Monday, July 25, 2016


If the democratic ideal is that people have a say in how their society’s are managed, events of the last few days suggest that the actualisation of this ideal is not very far down the road.

Last week opposition leader Kizza Besigye was released on bail and as he wound his way from the Nakawa court to his Kasangati home, police escorting him were recorded swinging at will at bystanders on the roadside.

The recording went viral prompting a global (?) outcry against the Uganda police. Initial attempts to brush off the incident fell flat and the police were forced to engage in the PR exercise of reading the riot act to its own in the controlled environment of their disciplinary committee.

"It can be argued that if there was no video evidence of the act the police would have not gone through the motions to placate an angry public...

Earlier this week US republican presidential candidate Donald Trump’s wife, Melania addressed the party’s congress. Unfortunately parts of her speech had been lifted from Michelle Obama’s speech to the Democratic Party eight years ago when her husband Barack was first running for the presidency.

Social media was ablaze with the transgression. In more developed economies infringements on intellectual property are taken more serious than we do here, so apart from the political undertones there was real cause to bring a powerful individual to book. Unfortunately social media has a long memory and now everything the prospective first lady of the US says in future will be picked over with a microscope.

And finally the government’s evacuation of the thousands of Ugandans caught in the renewed fighting in South Sudan between rival government factions. Government this time unlike in 2013 sent a joint military police force to help Ugandans out. Initially it seemed as if they were going to let events sort themselves out even vowing not to deploy troops in the area. However one has to be believe that distressed communications from relatives and friends on social media got to the right ears and a wait-and-see posture was not an option.

These are just a few of the incidents in recent times. The powers that be all over the world, where previously they could assume a pointed indifference to the plight of citizens, are being forced to respond by public outcry generated on social media.

"And these campaigns will only get more determined and frequent with the proliferation of smart phones and greater connectivity...

Are we seeing the end of coups, massacres and genocides? Maybe not, there will always be the odd government which, or official who thinks they can beat the trend and get away with murder, but one has to think that the powers that be wherever they are being forced to behave with less impunity.

Which is a good thing because that is what accountability – the cornerstone of democracy, demands.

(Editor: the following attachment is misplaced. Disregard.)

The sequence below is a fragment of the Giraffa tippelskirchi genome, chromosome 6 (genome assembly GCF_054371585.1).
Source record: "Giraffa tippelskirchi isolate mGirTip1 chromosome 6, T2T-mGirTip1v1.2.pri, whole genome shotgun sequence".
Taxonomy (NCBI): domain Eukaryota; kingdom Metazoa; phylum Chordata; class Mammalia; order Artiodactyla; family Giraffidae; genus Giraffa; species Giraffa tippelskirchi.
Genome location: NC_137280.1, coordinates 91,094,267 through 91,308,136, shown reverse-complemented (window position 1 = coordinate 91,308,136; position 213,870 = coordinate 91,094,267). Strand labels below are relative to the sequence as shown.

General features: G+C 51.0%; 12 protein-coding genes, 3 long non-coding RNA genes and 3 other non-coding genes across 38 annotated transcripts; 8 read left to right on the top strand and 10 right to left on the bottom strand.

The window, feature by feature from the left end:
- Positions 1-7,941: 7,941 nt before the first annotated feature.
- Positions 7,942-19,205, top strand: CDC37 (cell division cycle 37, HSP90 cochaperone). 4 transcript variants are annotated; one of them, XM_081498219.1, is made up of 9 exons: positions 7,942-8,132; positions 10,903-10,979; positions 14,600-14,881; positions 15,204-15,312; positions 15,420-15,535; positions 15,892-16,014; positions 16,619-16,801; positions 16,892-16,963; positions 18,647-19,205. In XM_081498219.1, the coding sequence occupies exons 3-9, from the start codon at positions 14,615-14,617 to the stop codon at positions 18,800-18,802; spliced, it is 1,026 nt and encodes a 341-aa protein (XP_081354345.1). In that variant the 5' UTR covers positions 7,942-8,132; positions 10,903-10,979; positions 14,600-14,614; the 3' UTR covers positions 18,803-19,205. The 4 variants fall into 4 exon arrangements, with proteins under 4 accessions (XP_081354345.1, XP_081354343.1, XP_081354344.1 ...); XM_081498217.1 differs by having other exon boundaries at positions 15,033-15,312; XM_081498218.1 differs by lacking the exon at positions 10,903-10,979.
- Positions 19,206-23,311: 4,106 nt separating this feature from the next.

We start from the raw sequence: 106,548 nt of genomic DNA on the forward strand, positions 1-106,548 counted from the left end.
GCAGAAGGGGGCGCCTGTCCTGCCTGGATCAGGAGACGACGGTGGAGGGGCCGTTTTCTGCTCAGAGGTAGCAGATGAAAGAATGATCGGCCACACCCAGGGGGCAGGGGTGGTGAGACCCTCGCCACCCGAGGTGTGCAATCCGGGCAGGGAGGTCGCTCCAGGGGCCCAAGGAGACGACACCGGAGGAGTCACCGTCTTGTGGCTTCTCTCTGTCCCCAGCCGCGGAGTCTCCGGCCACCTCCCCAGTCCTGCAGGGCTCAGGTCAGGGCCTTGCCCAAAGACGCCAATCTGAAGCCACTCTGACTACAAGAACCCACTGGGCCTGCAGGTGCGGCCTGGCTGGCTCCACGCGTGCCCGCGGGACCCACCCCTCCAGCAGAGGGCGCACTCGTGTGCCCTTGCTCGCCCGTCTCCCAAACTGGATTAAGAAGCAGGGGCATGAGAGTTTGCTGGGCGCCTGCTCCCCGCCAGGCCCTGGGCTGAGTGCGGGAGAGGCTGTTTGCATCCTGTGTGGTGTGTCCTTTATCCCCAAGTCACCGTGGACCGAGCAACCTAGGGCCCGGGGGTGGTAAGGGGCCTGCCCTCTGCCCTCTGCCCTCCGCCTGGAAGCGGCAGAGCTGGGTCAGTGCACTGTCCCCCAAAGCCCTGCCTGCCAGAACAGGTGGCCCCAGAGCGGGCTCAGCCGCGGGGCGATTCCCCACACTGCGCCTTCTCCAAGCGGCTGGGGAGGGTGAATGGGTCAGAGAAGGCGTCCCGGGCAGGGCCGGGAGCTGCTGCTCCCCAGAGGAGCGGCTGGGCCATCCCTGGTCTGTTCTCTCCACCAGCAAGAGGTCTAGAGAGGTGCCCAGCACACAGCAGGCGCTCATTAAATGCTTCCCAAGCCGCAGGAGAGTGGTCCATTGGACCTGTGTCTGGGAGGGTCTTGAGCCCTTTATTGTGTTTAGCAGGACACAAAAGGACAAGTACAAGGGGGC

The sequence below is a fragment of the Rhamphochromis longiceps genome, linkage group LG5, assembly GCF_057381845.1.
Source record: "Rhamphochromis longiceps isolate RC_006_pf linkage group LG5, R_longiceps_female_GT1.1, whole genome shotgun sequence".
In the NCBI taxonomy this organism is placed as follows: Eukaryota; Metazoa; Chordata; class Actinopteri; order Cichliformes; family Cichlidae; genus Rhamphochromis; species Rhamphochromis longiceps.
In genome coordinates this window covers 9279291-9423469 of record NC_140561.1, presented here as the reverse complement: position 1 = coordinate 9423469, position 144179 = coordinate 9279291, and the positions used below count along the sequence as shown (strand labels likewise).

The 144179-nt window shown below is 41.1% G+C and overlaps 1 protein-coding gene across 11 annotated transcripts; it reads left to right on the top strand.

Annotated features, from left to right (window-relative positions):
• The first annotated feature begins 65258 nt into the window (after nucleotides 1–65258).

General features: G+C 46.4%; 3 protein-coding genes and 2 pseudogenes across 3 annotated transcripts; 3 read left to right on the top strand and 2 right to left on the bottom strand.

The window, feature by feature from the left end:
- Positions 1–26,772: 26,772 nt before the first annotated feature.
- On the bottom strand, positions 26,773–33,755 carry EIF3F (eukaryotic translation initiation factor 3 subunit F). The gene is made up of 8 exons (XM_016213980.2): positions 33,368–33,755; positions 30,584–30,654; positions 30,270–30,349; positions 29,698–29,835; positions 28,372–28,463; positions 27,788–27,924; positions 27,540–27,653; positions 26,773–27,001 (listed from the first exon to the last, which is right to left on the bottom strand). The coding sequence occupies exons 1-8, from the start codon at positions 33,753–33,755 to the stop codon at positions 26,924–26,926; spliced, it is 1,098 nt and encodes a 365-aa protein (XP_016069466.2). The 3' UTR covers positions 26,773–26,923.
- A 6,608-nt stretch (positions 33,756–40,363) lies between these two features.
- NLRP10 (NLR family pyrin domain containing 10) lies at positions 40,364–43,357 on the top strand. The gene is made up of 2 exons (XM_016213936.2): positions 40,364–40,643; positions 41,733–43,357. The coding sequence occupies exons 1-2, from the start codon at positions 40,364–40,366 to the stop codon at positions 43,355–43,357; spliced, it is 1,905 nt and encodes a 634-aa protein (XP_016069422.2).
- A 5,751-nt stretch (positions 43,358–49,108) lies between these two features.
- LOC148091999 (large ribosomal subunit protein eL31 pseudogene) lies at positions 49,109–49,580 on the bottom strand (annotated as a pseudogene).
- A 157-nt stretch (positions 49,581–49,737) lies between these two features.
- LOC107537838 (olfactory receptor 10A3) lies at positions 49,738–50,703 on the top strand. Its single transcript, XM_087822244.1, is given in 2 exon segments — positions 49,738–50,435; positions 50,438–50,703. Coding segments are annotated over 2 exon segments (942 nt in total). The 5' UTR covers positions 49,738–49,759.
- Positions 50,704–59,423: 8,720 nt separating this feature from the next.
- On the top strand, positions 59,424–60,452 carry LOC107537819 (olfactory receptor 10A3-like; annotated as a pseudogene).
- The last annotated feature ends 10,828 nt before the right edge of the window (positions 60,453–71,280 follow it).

It is easy to be sceptical because these are still early days in the trend but the momentum is gathering to the point of irreversibility.

It raises very interesting issues that include but are not limited to how the powers that be choose to respond, with knee jerk attempt at clamping down on these new information technologies or learning how to leverage them for their own benefit. And us the newly empowered individuals with the capacity to move public opinion as we wolf down a rollex at the corner of our street, how do we intend to use, abuse or ignore this new found power?

"Democracy evolved in the western world over centuries, directed by powerful interest groups who controlled the means of production and the mass media, to become what it is today. Given the new circumstances our home grown democracy may be more diffused and even chaotic, as our ability to mobilise goes the same way...

One hopes that our leaders will be more accountable as a result but the possibility too is that the era of the mass party is over, with more interest groups than capital and labour, maybe environmentalists, gender activists, hedonists and other “minorities” leverage these technologies to muscle their way onto the political high table.

Futurist Alvin Toffler charted the evolution of power in his book “The Third Wave”. In the beginning the biggest strongest man became held the power. With the introduction of money you could not only hire armies but also pay for consent rather than forcing it but finally he said the people who not only generate information but control its distribution and process it will hold power.

The book, published almost four decades ago, did not forsee a situation where the ability to generate and distribute information was not concentrated in a few hands.

We are living in interesting times.

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